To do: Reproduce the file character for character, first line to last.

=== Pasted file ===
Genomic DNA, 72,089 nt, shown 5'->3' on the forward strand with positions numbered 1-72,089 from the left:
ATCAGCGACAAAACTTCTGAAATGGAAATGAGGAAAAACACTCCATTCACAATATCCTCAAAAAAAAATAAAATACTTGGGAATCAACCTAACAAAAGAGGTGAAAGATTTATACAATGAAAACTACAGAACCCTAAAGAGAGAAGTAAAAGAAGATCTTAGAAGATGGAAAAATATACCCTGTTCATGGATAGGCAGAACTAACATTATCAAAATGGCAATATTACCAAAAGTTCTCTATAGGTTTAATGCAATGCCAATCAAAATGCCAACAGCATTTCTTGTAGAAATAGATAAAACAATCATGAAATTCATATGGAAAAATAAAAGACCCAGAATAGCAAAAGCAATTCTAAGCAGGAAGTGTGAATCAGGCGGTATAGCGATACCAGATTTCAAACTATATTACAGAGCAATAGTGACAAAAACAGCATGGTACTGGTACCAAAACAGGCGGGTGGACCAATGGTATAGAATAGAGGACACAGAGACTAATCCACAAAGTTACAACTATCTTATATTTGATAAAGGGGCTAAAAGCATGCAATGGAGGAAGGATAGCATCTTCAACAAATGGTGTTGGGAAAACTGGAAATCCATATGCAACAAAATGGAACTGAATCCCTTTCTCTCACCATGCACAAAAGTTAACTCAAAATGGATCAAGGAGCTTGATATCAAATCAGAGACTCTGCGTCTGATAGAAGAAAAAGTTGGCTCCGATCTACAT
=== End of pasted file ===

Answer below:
Genomic DNA, 72,089 nt, shown 5'->3' on the forward strand with positions numbered 1-72,089 from the left:
ATCAGCGACAAAACTTCTGAAATGGAAATGAGGAAAAACACTCCATTCACAATATCCTCAAAAAAAAATAAAATACTTGGGAATCAACCTAACAAAAGAGGTGAAAGATTTATACAATGAAAACTACAGAACCCTAAAGAGAGAAGTAAAAGAAGATCTTAGAAGATGGAAAAATATACCCTGTTCATGGATAGGCAGAACTAACATTATCAAAATGGCAATATTACCAAAAGTTCTCTATAGGTTTAATGCAATGCCAATCAAAATGCCAACAGCATTTCTTGTAGAAATAGATAAAACAATCATGAAATTCATATGGAAAAATAAAAGACCCAGAATAGCAAAAGCAATTCTAAGCAGGAAGTGTGAATCAGGCGGTATAGCGATACCAGATTTCAAACTATATTACAGAGCAATAGTGACAAAAACAGCATGGTACTGGTACCAAAACAGGCGGGTGGACCAATGGTATAGAATAGAGGACACAGAGACTAATCCACAAAGTTACAACTATCTTATATTTGATAAAGGGGCTAAAAGCATGCAATGGAGGAAGGATAGCATCTTCAACAAATGGTGTTGGGAAAACTGGAAATCCATATGCAACAAAATGGAACTGAATCCCTTTCTCTCACCATGCACAAAAGTTAACTCAAAATGGATCAAGGAGCTTGATATCAAATCAGAGACTCTGCGTCTGATAGAAGAAAAAGTTGGCTCCGATCTACAT